• International Workplace
  • 30 January 2007

Workplace Law FM Conference - Occupational health and absence issues

The idea of managing and investing in occupational health is one that is growing in importance for businesses.

Speaking yesterday (31 January) at Workplace Law’s 8th Annual Facilities Management Legal Update Conference, consultant David Woollcott highlighted that in the UK absence spells are becoming longer, with a rising trend for absences of more than one year.

Employee absence from work can be caused by anything from minor illnesses such as colds and headaches, to major illnesses such as stress and musculo-skeletal injuries. Non-medical causes range from personal crises and family issues to feeling undervalued or bullying/harassment.

In his session Woollcott spelt out the extent of the problem and the implications this has for business. In 2004/2005 two million people suffered from work-related ill health amounting to 35 million lost working days. According to the CBI’s annual absence survey the annual cost of absence is £13.2m, with direct costs per employee (sick pay, lost productivity etc.) of £531 and indirect costs (temporary staff, re-arranged shifts etc.) of £584 per employee.

Stress is one of the biggest causes of absence, with an average 12.8 million working days lost to stress, anxiety and depression.

Woollcott detailed a number of practical approaches employers can use to reduce absenteeism:

  • Value of managing staff attendance – Does your business live the idea “people are our greatest asset?” He highlighted that primary management responsibility should be about maximising attendance and that managing absence is a secondary supplementary responsibility. Proactive intervention, he pointed out, will uncover a problem, reduce absenteeism and is cost effective.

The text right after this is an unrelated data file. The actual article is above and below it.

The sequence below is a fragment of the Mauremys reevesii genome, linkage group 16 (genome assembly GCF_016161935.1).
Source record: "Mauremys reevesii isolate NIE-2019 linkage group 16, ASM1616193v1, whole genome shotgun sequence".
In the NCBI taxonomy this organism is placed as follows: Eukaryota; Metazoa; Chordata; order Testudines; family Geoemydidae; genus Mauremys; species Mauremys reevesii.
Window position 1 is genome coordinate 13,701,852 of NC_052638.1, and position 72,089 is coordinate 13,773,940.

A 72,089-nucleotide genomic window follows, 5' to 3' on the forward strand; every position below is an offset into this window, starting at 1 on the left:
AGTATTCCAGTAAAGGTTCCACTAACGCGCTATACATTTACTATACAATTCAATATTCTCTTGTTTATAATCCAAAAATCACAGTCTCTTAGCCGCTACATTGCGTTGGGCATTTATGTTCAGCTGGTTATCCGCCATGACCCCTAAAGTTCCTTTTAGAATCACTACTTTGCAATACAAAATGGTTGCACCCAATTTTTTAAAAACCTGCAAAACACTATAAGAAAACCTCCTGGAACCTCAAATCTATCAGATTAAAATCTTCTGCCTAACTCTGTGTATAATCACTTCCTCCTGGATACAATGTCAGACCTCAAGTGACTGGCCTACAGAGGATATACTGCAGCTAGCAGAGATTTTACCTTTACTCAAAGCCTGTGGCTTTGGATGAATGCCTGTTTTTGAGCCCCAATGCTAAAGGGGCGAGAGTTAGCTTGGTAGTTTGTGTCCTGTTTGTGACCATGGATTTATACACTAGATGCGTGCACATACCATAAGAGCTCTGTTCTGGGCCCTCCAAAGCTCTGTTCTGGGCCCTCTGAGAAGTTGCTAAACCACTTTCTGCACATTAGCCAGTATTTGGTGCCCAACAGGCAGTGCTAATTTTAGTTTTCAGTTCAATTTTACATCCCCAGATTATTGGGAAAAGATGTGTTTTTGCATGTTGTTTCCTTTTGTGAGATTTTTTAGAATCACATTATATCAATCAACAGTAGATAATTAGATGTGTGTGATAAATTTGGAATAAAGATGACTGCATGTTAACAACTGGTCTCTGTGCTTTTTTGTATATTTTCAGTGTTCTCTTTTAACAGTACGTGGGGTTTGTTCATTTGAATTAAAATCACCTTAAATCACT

• Manage your own data – Recording and analysing incidents of and reasons for absence within the organisation, and for each employee to identify patterns, is important.
  • Develop a strategy – Identify who is responsible for what. HR should develop relevant policies and carry out training that should be applied fairly by line mangers.
  • Policies and procedures – Woollcott highlighted a number of issues that should be addressed in any workplace policies such as: contact with an absent employee, back to work interviews and allowances for dentist etc. visits.
  • Roles of HR and line managers – including appropriate training and awareness raising - on how to manage absence and returns to work.
  • Return to work interviews – Woollcott pointed out that there are different approaches for back to work interviews depending on the length and type of absence. He also added it was an opportunity to confirm the employee health return, agree a plan of action and check for other issues.

On the subject of using an occupational health service Woollcott commented that it can often be a “shock to the system” to employees whose absence is not regular and reasons questionable, especially if they have to call a nurse from the service when they are ill rather than just contact their line manager.

He detailed a number of instances when using an occupational health service can be useful for an employer. Such as when: someone has a higher than average absence for related/unrelated reasons, someone has a pattern of absence connected to extended public and personal holidays, alcohol or drug abuse, ill health retirement or health adversely affected by work.

The session also identified a number of fundamental issues to do with occupation health which employers should remember, including: employers are not medical experts; GPs are advocates for employees; employers can’t obtain medical information without an employee's consent; employers should not base decision on “gut feeling” or take it as an opportunity to get rid of a troublesome employee; the Disability Discrimination Act can have a fundamental effect on employment decisions; and that fewer than one in five employees have access to OH.

Woollcott also looked in detail at the typical range of OH services, the OH process and the benefits for businesses of using an OH service.

He finished the session with the comment that, referring back to the information he had revealed to do with the cost to business of absence, a referral to an occupational health service will cost less than the cost of having an employee absent for one day.